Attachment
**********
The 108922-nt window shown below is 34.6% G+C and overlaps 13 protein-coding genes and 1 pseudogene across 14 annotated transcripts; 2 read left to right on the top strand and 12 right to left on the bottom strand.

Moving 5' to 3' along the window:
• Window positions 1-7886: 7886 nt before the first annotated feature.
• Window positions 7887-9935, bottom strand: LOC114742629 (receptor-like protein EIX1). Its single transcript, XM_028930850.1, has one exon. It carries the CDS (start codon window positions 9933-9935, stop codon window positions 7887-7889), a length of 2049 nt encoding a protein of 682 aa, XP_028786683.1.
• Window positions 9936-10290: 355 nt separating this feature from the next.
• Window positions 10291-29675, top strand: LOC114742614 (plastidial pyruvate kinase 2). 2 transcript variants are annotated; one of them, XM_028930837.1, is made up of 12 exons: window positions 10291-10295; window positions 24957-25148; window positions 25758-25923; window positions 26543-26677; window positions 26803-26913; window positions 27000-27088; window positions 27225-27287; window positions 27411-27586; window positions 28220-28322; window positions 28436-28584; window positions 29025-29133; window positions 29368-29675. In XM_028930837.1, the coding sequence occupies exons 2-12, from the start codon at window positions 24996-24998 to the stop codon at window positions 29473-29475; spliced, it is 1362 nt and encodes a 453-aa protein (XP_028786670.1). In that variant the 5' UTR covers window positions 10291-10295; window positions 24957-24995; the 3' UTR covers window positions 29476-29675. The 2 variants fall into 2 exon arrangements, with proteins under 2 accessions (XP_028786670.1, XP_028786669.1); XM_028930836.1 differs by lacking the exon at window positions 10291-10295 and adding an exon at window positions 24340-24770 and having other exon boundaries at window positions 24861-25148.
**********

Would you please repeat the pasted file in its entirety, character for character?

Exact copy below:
The 108922-nt window shown below is 34.6% G+C and overlaps 13 protein-coding genes and 1 pseudogene across 14 annotated transcripts; 2 read left to right on the top strand and 12 right to left on the bottom strand.

Moving 5' to 3' along the window:
• Window positions 1-7886: 7886 nt before the first annotated feature.
• Window positions 7887-9935, bottom strand: LOC114742629 (receptor-like protein EIX1). Its single transcript, XM_028930850.1, has one exon. It carries the CDS (start codon window positions 9933-9935, stop codon window positions 7887-7889), a length of 2049 nt encoding a protein of 682 aa, XP_028786683.1.
• Window positions 9936-10290: 355 nt separating this feature from the next.
• Window positions 10291-29675, top strand: LOC114742614 (plastidial pyruvate kinase 2). 2 transcript variants are annotated; one of them, XM_028930837.1, is made up of 12 exons: window positions 10291-10295; window positions 24957-25148; window positions 25758-25923; window positions 26543-26677; window positions 26803-26913; window positions 27000-27088; window positions 27225-27287; window positions 27411-27586; window positions 28220-28322; window positions 28436-28584; window positions 29025-29133; window positions 29368-29675. In XM_028930837.1, the coding sequence occupies exons 2-12, from the start codon at window positions 24996-24998 to the stop codon at window positions 29473-29475; spliced, it is 1362 nt and encodes a 453-aa protein (XP_028786670.1). In that variant the 5' UTR covers window positions 10291-10295; window positions 24957-24995; the 3' UTR covers window positions 29476-29675. The 2 variants fall into 2 exon arrangements, with proteins under 2 accessions (XP_028786670.1, XP_028786669.1); XM_028930836.1 differs by lacking the exon at window positions 10291-10295 and adding an exon at window positions 24340-24770 and having other exon boundaries at window positions 24861-25148.